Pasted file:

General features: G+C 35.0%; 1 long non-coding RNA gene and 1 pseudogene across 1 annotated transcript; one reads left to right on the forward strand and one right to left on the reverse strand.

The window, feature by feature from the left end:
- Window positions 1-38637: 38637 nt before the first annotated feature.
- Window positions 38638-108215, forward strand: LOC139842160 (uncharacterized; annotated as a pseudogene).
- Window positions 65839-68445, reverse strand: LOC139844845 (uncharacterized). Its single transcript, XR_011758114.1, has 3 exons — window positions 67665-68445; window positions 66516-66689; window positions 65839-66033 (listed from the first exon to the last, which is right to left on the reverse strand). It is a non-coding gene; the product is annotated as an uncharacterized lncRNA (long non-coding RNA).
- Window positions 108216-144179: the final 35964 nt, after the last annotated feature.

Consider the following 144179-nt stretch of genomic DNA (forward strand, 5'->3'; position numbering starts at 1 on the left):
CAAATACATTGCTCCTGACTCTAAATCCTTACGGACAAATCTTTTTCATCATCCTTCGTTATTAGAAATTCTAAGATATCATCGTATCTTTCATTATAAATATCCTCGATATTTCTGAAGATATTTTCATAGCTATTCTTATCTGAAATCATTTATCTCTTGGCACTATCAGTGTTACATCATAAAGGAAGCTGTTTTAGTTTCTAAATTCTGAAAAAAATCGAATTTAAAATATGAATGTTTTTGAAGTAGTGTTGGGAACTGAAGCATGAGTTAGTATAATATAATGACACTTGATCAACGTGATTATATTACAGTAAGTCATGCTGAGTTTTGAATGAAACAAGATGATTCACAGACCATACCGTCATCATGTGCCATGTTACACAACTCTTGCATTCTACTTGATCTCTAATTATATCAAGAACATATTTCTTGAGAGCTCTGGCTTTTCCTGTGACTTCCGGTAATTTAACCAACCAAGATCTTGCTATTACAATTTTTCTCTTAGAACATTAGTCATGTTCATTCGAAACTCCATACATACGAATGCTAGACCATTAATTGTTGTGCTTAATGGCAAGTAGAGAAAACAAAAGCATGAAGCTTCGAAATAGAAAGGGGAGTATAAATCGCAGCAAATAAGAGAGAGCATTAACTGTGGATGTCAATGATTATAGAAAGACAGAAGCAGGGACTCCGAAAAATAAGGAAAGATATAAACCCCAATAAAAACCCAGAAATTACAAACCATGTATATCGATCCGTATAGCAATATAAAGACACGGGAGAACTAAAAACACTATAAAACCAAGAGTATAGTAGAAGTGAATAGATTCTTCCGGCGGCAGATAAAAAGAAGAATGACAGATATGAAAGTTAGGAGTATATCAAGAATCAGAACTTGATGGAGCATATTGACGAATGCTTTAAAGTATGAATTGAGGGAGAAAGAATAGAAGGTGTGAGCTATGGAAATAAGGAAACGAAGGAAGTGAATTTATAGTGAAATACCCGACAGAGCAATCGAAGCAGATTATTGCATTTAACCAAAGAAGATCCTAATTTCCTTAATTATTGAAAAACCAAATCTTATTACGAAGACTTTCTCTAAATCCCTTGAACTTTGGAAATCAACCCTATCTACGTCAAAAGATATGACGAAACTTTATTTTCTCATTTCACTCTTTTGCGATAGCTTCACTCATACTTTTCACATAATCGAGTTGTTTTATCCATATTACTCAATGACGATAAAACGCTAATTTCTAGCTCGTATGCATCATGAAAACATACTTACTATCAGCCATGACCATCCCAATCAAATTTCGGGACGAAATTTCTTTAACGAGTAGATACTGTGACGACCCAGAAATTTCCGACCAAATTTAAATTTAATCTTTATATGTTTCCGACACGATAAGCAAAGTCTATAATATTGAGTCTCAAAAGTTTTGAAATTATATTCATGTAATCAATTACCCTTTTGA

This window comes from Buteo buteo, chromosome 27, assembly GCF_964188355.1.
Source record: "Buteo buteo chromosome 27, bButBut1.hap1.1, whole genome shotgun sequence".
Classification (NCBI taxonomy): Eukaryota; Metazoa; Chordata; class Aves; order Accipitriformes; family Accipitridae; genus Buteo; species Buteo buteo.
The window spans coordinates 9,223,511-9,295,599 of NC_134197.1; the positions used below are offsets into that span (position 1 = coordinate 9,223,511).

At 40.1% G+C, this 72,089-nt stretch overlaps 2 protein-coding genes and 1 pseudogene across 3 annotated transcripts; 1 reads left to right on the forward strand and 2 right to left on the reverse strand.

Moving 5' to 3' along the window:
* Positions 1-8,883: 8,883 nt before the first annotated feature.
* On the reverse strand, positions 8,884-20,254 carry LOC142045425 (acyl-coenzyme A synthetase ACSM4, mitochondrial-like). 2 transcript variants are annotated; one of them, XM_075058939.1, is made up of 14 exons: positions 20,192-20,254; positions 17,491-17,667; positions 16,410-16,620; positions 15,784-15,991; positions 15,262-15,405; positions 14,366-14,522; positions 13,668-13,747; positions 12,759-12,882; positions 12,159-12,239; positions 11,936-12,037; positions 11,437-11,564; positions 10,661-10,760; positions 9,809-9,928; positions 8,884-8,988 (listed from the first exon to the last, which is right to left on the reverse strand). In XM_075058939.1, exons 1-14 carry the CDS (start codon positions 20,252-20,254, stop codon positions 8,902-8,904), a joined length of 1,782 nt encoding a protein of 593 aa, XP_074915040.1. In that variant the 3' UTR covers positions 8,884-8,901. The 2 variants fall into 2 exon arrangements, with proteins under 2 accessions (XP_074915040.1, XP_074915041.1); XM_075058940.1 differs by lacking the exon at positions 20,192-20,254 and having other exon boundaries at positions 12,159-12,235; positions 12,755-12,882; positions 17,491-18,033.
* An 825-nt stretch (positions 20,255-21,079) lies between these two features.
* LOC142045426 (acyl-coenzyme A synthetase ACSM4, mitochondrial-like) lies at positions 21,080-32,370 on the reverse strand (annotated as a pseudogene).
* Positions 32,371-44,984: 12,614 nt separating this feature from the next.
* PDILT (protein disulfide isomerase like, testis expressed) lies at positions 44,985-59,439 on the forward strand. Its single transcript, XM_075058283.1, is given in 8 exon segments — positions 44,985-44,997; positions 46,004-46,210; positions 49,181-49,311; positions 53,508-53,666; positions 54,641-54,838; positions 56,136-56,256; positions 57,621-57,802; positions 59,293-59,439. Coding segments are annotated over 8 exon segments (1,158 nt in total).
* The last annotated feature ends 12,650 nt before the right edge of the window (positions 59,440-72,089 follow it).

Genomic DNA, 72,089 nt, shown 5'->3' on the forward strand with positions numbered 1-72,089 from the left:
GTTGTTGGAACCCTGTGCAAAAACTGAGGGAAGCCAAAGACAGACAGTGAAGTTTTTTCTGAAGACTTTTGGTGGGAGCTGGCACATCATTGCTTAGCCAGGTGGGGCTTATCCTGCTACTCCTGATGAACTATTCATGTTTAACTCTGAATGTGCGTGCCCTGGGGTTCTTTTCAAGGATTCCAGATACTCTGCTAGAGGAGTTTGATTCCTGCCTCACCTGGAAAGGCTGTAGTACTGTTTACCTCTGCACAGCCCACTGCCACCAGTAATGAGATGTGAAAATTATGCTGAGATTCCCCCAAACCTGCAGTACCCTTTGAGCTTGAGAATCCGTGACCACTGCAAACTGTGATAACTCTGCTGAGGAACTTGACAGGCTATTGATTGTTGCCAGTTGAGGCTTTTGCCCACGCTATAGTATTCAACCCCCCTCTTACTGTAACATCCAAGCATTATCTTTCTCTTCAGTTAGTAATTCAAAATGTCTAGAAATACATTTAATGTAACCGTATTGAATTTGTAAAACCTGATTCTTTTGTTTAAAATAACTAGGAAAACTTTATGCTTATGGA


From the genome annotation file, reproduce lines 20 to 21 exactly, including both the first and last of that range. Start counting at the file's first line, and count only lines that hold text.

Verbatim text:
* PDILT (protein disulfide isomerase like, testis expressed) lies at positions 44,985-59,439 on the forward strand. Its single transcript, XM_075058283.1, is given in 8 exon segments — positions 44,985-44,997; positions 46,004-46,210; positions 49,181-49,311; positions 53,508-53,666; positions 54,641-54,838; positions 56,136-56,256; positions 57,621-57,802; positions 59,293-59,439. Coding segments are annotated over 8 exon segments (1,158 nt in total).
* The last annotated feature ends 12,650 nt before the right edge of the window (positions 59,440-72,089 follow it).